Terry and Lisa Yates: Running the Support Block
In the Maharahara District just south of Dannevirke township, you will find the dairy support block of Terry and Lisa Yates. Terry and Lisa are long-time dairy farmers who have experienced the highs and lows of the industry. With Terry working in the sector for around 46 years, he shines a light on how different dairy farming is today in comparison with how it was when he was growing up.
Terry and Lisa Yates are very hospitable individuals who value family, travel, and the outdoors. Mangatainoka, just north of Pahiatua, is where Terry was born and bred. It is also the place where Terry bought his first dairy farm off his parents at age 21. Throughout their time in farming, they continued to progress and have now been running their support block in Dannevirke for 11 years. It was finally time for Terry to get out of the dairy shed and he now manages the whole dairy support operation.
“We graze all young stock from the dairy farms plus some Hereford beef stock and dry stock. We cut supplements off for the purpose of the dairy operation,” Terry said.
Altogether, Terry and Lisa run two support blocks and three dairy farms. Their smaller support block is in Woodville, which Terry and Lisa have owned for 16 years. Together, the two support blocks equate to 240 hectares, and the three dairy farms consist of 300 hectares in total. They have three contract managers along with their partners who look after each of the farms and do the hands-on work. Across the farms, there are 820 dairy cows and another 650-700 replacements in dry stock which consists of beef and bulls.
Terry has been farming since leaving school in 1975, acknowledging that he may be considered a “little bit long in the tooth”. After being in the industry for five years, Terry became an owner and operator in 1980. With the long-term experience that Terry has acquired in dairy farming, he mentioned that the industry has changed so much from when he was younger.
“When I started, you could write a book on dairy farming. You would first work for wages, then you went lower order sharemilking and then the next stage, 50/50 sharemilking. After that, you'd be lucky enough to buy a property and then progress from there. You can’t really do that now, you’ve just got to take it as it comes,” Terry said.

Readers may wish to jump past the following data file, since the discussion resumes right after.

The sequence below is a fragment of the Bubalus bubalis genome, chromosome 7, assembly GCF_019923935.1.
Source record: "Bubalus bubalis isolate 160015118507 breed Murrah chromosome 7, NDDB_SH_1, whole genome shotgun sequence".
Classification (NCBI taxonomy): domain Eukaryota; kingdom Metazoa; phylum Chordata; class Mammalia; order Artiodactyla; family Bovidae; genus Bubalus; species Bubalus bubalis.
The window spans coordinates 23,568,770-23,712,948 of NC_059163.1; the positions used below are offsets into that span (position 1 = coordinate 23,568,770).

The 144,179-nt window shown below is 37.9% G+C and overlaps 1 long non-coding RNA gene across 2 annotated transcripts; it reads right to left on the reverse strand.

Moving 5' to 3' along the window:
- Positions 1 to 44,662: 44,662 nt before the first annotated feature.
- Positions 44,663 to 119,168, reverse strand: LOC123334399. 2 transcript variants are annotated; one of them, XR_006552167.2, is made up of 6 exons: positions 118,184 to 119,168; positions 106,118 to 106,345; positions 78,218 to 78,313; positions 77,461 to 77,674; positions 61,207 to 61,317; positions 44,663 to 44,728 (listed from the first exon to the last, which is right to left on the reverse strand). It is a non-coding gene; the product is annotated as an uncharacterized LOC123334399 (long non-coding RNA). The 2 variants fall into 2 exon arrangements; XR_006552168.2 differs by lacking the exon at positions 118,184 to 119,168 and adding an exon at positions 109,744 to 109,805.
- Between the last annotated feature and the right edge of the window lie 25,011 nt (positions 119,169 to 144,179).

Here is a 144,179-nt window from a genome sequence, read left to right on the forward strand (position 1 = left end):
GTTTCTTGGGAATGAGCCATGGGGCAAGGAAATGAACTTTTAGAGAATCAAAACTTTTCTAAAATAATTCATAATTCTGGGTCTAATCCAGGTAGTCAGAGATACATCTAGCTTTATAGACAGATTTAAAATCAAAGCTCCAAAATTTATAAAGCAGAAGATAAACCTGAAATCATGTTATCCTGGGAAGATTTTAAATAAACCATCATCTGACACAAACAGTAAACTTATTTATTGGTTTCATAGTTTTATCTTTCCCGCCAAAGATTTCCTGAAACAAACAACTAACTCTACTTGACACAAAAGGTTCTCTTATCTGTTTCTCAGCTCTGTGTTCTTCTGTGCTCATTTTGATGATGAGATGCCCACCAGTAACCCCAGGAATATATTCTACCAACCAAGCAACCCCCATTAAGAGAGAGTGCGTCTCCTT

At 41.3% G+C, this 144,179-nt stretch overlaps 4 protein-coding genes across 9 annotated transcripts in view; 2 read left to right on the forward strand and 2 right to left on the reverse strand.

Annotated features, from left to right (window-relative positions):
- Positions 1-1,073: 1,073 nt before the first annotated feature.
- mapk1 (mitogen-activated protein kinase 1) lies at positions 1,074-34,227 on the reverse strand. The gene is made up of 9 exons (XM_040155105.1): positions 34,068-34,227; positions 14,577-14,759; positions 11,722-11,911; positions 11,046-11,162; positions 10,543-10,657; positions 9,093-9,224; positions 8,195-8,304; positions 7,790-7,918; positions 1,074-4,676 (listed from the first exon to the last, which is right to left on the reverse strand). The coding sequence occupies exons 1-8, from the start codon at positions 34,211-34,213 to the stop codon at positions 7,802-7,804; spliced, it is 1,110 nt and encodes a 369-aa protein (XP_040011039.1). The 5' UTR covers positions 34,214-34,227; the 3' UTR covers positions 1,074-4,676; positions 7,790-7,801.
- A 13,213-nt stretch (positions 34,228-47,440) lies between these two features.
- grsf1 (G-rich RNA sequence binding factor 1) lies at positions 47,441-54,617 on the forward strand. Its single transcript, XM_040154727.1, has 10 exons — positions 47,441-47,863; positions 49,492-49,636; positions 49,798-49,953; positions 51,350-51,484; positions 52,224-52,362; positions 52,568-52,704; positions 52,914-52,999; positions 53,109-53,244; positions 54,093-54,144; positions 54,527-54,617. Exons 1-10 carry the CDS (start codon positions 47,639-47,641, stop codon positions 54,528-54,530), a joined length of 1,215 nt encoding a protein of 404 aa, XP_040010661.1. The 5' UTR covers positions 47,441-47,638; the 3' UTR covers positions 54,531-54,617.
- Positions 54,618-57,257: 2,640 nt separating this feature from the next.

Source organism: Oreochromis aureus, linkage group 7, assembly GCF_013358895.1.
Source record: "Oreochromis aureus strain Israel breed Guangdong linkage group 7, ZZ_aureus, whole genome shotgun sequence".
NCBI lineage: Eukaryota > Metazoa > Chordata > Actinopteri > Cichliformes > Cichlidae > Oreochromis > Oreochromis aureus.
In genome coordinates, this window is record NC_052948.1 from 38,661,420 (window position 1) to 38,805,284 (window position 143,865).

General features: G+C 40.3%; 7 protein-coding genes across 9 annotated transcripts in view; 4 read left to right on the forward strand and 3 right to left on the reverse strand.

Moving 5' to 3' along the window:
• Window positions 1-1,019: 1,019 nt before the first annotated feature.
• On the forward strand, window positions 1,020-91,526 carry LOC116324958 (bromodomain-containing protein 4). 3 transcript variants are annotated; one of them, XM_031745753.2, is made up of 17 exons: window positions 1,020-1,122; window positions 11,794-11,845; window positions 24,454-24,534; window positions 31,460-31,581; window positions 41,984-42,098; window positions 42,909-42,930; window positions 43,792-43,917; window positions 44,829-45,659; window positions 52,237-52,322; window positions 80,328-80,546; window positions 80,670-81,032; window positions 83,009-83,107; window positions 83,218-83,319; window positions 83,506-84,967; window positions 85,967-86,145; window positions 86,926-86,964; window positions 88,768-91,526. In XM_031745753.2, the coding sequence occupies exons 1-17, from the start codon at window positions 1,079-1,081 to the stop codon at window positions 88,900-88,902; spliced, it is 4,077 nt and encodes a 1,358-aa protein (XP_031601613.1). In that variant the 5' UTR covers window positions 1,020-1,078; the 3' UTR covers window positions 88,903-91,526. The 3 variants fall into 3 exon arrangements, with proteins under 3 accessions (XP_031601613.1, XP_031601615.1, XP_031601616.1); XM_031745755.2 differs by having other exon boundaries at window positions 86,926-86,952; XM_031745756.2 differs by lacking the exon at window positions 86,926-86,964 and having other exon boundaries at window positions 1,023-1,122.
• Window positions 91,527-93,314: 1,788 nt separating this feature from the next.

“It’s still a great opportunity to get into farming, but it is damn hard work and opportunities don’t come along every day. It is doable but it is getting a little bit harder with everything, like people buying their first house or getting into farming now.”
Terry has expressed his concerns around the difficulty of governmental consents and the stigma associated with dairy farmers. He isn’t too confident as to what is going to happen next for the dairy farming community.
“Dairy farming increase in production is not going to be there. I think we’re going to lose herds all the way along. It’s going to get to a stable base where it’s not really going to move much beyond that. I don’t know how many farms will be owned by individuals, it may well be owned by corporates. Not like the norm of what I’ve been through, it’s not going to be like that as much.”
That aside, dairy farming has always been great for Terry and Lisa. When Terry was dairy farming first-hand, he enjoyed the freedom of working outdoors and looking after the stock.
Terry has been dealing with Goldpine Dannevirke for over 15 years. He mainly requires fencing products, wire, posts and rails – “anything wood”. Terry believes in the quality of the product and the service that Goldpine provides. “They are good people to deal with, very easy-going and always approachable,” Terry said.
If Terry isn’t overseeing his support block, he enjoys travelling alongside his wife, Lisa. Although a lot of travel has been put on hold throughout the country and overseas, they do relish the opportunity of visiting family close by.
With the ongoing changes placed on farmers, Terry and Lisa have still managed to maintain a successful business and we’re looking forward to following their future endeavours.